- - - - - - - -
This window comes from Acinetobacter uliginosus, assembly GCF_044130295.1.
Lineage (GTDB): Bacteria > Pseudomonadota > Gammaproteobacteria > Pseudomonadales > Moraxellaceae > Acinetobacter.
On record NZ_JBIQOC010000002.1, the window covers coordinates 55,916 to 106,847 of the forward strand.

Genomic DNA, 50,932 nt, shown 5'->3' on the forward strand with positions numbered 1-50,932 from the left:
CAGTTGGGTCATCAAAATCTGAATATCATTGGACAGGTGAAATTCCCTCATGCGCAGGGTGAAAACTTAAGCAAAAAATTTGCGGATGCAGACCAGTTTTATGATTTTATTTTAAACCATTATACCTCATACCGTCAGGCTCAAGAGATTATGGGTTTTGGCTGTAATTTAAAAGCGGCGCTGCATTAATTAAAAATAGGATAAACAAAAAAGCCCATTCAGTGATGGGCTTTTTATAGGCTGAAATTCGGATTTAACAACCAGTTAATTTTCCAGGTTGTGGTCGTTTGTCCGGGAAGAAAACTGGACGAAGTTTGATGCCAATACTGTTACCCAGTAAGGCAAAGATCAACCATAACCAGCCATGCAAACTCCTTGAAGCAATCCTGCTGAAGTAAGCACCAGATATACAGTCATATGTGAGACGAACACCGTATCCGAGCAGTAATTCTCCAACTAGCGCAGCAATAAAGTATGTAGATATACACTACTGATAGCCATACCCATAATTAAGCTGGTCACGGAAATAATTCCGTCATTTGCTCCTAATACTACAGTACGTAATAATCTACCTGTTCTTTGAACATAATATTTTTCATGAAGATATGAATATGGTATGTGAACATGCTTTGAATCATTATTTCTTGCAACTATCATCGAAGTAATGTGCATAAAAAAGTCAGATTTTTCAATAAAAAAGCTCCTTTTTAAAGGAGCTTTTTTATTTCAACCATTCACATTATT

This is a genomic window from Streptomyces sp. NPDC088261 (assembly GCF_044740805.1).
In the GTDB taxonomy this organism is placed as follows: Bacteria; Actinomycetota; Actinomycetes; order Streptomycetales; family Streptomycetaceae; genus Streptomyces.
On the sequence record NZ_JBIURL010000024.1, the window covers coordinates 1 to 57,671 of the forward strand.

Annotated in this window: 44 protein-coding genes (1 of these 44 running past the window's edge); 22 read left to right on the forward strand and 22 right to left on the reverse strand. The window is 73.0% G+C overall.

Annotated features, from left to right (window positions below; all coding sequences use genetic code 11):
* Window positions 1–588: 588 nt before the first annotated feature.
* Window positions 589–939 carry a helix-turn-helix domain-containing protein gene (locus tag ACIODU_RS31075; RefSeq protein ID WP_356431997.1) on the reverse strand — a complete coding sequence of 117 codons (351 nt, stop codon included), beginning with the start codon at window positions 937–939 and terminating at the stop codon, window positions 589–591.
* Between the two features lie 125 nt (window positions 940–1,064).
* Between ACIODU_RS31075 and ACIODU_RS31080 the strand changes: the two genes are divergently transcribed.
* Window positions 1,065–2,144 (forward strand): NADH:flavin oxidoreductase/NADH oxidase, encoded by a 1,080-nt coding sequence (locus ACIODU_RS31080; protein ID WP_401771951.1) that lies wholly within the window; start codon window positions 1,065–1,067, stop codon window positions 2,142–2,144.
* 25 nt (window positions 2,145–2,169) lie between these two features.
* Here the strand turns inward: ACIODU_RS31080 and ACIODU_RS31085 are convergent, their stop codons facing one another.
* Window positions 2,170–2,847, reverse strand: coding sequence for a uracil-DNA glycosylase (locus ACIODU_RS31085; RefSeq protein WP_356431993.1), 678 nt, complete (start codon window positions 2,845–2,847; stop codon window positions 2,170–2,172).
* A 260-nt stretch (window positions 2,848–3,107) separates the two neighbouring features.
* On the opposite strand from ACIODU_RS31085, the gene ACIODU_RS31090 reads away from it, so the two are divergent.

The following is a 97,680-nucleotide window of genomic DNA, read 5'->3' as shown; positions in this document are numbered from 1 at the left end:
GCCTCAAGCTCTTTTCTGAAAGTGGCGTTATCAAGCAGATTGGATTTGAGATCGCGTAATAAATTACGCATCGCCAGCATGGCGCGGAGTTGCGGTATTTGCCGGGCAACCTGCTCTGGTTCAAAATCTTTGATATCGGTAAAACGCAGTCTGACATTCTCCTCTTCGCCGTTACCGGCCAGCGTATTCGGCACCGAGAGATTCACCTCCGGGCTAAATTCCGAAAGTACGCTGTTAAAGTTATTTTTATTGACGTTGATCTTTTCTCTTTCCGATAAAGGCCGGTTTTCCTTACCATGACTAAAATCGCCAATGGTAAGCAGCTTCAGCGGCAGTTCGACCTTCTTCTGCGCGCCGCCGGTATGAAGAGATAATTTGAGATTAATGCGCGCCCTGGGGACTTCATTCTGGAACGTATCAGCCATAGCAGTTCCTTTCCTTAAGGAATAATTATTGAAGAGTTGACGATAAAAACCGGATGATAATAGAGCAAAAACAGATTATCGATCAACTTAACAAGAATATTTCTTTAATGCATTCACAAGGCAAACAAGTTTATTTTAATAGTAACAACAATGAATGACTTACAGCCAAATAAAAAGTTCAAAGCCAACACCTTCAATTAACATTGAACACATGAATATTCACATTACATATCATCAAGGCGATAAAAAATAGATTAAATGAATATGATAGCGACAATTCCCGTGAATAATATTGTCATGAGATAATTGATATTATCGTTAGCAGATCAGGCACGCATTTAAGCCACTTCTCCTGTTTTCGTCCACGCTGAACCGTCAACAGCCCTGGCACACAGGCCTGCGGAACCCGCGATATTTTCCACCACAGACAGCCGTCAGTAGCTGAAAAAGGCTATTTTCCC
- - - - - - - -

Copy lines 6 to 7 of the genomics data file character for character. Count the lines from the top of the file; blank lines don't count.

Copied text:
This is a genomic window from Streptomyces sp. NPDC088261 (assembly GCF_044740805.1).
In the GTDB taxonomy this organism is placed as follows: Bacteria; Actinomycetota; Actinomycetes; order Streptomycetales; family Streptomycetaceae; genus Streptomyces.